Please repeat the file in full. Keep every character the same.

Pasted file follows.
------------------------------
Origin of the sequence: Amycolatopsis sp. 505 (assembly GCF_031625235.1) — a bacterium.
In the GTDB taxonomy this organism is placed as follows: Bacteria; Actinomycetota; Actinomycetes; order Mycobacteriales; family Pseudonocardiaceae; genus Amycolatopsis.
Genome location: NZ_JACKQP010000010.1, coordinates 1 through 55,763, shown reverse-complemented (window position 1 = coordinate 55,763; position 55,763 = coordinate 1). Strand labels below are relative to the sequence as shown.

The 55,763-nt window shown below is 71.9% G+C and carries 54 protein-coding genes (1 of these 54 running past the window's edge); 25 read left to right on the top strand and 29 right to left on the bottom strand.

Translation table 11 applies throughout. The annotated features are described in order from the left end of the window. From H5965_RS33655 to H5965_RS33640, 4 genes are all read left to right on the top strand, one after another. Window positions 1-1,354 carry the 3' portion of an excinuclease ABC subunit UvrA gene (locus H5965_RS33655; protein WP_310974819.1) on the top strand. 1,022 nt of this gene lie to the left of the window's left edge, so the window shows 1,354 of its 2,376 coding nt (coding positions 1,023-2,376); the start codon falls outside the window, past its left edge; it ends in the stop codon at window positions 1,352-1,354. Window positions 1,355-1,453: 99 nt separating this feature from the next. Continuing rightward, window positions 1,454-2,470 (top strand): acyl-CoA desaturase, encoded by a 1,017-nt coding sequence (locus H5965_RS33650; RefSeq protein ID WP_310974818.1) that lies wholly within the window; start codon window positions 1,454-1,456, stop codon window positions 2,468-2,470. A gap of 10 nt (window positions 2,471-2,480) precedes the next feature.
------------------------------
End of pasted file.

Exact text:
Origin of the sequence: Amycolatopsis sp. 505 (assembly GCF_031625235.1) — a bacterium.
In the GTDB taxonomy this organism is placed as follows: Bacteria; Actinomycetota; Actinomycetes; order Mycobacteriales; family Pseudonocardiaceae; genus Amycolatopsis.
Genome location: NZ_JACKQP010000010.1, coordinates 1 through 55,763, shown reverse-complemented (window position 1 = coordinate 55,763; position 55,763 = coordinate 1). Strand labels below are relative to the sequence as shown.

The 55,763-nt window shown below is 71.9% G+C and carries 54 protein-coding genes (1 of these 54 running past the window's edge); 25 read left to right on the top strand and 29 right to left on the bottom strand.

Translation table 11 applies throughout. The annotated features are described in order from the left end of the window. From H5965_RS33655 to H5965_RS33640, 4 genes are all read left to right on the top strand, one after another. Window positions 1-1,354 carry the 3' portion of an excinuclease ABC subunit UvrA gene (locus H5965_RS33655; protein WP_310974819.1) on the top strand. 1,022 nt of this gene lie to the left of the window's left edge, so the window shows 1,354 of its 2,376 coding nt (coding positions 1,023-2,376); the start codon falls outside the window, past its left edge; it ends in the stop codon at window positions 1,352-1,354. Window positions 1,355-1,453: 99 nt separating this feature from the next. Continuing rightward, window positions 1,454-2,470 (top strand): acyl-CoA desaturase, encoded by a 1,017-nt coding sequence (locus H5965_RS33650; RefSeq protein ID WP_310974818.1) that lies wholly within the window; start codon window positions 1,454-1,456, stop codon window positions 2,468-2,470. A gap of 10 nt (window positions 2,471-2,480) precedes the next feature.